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e-Waste and Consumption Factor

No Impact Man brought Intro 104 to my attention today.  It's a bill that would require electronics manufacturers to provide "end of life management" for their products in New York City.   Ideally, such a bill would encourage the re-design of products so that they contain fewer toxic chemicals and elements that are easier to recycle.  As it is written, computer and other electronics companies will work with the Department of Sanitation to establish programs in NYC to reduce the amount of nasty e-waste ending up in New York's (really Pennsylvania's, Ohio's, and other states') landfills and Newark's incinerator.  As you may or may not know, e-waste is the largest-growing portion of NYC's waste stream, evidenced by the CRT monitors on the sidewalks in nearly every neighborhood.

Intro 104 seems like excellent legislation until I realize that it means, at least in the short term, that the export of e-waste to developing nations - which is standard and largely unregulated - would increase by a giant factor.  This just makes non-Americans sick and pollutes non-American land, because labor and land "cost less" in other places.  In order to get electronics manufacturers to seriously think about source reduction, the pressure has to come from all sides: legislation like this that speaks for the consumer, taking the burden of recycling off of him/her - as well as legislation that controls cheap overseas dumping and legislation that limits "recycling" (actually downcycling) in favor of developing more sustainable manufacturing methods.  That's a lot of legislation!  Still, the bill appears to represent a start; you can take action in the following ways: 

Read an NYT opinion piece in favor of it.

Read an argument made by the councilmember proposing Intro 104.

Read the entire bill. 

Tell Bloomberg you "support Intro 104" and ask that it be moved forward.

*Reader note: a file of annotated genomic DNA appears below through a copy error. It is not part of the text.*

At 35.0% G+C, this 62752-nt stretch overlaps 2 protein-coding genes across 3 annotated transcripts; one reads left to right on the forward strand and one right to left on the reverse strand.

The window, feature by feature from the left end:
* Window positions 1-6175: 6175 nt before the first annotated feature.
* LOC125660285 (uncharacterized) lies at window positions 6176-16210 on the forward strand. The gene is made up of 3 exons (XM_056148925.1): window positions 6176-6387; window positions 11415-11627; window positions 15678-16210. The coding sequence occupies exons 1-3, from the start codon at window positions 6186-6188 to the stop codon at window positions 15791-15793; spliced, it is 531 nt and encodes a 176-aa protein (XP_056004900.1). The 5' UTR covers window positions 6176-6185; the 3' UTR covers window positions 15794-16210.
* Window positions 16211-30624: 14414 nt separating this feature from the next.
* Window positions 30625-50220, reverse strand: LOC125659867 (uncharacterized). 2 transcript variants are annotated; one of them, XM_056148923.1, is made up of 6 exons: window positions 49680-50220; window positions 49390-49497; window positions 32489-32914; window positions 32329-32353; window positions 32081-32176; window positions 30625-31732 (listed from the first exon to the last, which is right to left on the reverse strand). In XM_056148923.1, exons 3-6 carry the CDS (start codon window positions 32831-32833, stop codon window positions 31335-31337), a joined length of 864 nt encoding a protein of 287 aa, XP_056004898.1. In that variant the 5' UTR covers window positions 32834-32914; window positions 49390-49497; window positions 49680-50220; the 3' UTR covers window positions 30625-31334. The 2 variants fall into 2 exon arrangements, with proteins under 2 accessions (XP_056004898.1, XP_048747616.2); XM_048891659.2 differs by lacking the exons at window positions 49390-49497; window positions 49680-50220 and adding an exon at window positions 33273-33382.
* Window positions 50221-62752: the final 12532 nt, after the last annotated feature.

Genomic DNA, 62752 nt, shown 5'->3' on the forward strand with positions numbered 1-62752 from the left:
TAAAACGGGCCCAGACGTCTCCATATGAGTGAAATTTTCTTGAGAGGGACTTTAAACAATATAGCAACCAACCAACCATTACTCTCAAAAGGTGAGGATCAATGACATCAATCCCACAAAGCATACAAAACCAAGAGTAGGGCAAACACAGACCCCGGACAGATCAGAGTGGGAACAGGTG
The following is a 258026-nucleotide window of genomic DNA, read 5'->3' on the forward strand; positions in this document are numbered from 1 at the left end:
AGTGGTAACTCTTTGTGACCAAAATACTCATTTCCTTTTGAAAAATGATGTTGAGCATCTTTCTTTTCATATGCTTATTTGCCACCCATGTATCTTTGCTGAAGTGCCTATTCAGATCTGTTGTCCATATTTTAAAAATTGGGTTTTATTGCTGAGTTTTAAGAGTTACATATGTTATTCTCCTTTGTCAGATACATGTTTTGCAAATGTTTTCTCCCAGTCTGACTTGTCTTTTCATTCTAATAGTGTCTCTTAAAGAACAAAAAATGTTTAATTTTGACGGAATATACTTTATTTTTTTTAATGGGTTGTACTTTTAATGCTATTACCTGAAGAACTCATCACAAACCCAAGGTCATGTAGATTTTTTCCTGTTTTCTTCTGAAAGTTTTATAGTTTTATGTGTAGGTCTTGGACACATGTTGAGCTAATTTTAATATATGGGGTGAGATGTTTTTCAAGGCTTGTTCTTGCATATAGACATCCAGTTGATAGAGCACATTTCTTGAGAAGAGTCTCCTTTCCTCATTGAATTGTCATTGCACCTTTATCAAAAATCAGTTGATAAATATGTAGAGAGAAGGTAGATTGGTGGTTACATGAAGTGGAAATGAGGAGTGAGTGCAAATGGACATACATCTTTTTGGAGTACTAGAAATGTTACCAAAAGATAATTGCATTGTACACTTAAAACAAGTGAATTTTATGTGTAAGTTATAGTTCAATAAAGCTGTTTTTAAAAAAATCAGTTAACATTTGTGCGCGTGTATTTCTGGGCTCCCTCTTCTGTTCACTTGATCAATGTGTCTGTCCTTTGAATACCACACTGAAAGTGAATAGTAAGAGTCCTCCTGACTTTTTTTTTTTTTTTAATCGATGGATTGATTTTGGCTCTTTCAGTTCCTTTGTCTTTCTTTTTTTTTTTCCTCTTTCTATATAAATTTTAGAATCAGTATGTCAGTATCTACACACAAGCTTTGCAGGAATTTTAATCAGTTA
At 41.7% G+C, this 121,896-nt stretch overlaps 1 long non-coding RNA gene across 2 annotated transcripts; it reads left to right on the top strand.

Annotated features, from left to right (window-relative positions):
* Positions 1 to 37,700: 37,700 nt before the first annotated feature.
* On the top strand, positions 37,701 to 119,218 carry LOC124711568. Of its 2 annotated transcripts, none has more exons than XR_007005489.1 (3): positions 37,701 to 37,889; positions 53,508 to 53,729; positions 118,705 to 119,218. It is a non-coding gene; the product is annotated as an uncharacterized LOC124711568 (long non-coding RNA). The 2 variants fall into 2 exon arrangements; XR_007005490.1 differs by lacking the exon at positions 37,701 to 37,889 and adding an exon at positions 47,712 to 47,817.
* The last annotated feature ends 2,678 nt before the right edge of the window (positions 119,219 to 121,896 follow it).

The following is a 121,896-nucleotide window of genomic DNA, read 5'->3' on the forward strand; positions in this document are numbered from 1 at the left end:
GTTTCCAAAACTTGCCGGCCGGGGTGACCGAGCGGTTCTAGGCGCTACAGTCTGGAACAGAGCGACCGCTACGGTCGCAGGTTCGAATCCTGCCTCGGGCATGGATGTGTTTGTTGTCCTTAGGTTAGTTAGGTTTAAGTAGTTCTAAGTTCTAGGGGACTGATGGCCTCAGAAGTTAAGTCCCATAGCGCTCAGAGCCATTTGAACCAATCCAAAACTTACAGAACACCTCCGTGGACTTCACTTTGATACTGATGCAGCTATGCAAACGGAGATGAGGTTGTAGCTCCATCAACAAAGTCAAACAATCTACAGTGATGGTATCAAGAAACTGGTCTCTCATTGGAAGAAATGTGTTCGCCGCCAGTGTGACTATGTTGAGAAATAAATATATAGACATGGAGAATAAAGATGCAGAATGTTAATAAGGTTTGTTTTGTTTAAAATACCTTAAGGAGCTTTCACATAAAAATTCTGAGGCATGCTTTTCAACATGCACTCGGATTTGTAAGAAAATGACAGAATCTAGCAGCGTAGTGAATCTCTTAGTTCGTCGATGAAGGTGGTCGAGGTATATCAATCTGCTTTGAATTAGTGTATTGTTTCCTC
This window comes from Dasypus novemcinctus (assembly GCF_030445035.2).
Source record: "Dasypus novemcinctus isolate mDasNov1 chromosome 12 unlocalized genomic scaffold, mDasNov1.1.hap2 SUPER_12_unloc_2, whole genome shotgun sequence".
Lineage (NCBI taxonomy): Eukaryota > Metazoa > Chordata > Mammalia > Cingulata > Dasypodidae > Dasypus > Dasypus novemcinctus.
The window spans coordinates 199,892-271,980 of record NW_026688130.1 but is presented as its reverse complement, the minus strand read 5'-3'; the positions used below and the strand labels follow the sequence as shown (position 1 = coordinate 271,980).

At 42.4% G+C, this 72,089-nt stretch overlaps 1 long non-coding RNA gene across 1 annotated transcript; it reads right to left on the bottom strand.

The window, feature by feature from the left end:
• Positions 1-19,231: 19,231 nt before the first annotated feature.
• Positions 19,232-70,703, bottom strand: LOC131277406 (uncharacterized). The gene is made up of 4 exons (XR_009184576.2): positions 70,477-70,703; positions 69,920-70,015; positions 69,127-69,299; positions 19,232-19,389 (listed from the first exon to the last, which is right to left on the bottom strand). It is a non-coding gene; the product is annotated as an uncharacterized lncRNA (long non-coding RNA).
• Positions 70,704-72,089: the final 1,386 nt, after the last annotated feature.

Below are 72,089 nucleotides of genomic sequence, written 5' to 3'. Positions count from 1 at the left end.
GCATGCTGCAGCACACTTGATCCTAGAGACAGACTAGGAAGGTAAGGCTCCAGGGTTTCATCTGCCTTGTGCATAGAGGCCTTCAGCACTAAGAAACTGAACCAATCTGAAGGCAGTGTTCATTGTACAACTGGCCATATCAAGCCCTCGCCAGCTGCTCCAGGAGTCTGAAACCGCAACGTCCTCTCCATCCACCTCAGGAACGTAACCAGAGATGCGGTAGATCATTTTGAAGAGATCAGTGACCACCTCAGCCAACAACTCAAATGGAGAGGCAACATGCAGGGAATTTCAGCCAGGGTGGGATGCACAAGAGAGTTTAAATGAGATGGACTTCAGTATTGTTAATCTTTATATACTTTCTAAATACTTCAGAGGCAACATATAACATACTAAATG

Take your e-waste to Union Square this Sun, Jan. 6, 10 AM - 4PM.  

Work with WeRecycle! (Mt. Vernon, NY), a member of the Basel Action Network (BAN), to ensure the humane and ecological recycling of your e-waste.


Jared Diamond's Jan 2 "What's Your Consumption Factor?" Op-Ed in the New York Times is getting emailed and posted all over the place.  I'm glad he's feeling "cautiously optimistic" about tackling our consumption, population, and technology problems, and spreading the consumption message to a wide audience (though I think he's preaching to the choir a bit).  I would like, however, to comment on a little theme of the piece that goes unexplored.

Diamond asserts, "people who consume little want to enjoy the high-consumption lifestyle. Governments of developing countries make an increase in living standards a primary goal of national policy." Later, he says, "we often promise developing countries that if they will only adopt good policies — for example, institute honest government and a free-market economy — they, too, will be able to enjoy a first-world lifestyle. This promise is impossible, a cruel hoax: we are having difficulty supporting a first-world lifestyle even now for only one billion people."  The way I see it, this isn't just a promise.  The US has been selling this message for the last 100 or so years.  Every pop song, commercial movie, television show - pirated or otherwise - is telling everyone that what you need can be bought and it's probably your fault if you can't buy it.  Ninety-nine cents.  $9.99.  $99.  $1 mil.  Whatever.  It's the magic world of the minority that in no way represents how the majority of people live.  And it has a remarkable way of making people feel bad about what they do have.  Cultural imperialism is probably our biggest export - Anyone up for a pizza at Pizza Hut?

A super-fly life for each and every one of us 6.6 billion? We've been selling something that was never ours to sell.    

Posted on Thursday, January 3, 2008 at 09:56PM by Registered CommenterMegan Metcalf | CommentsPost a Comment

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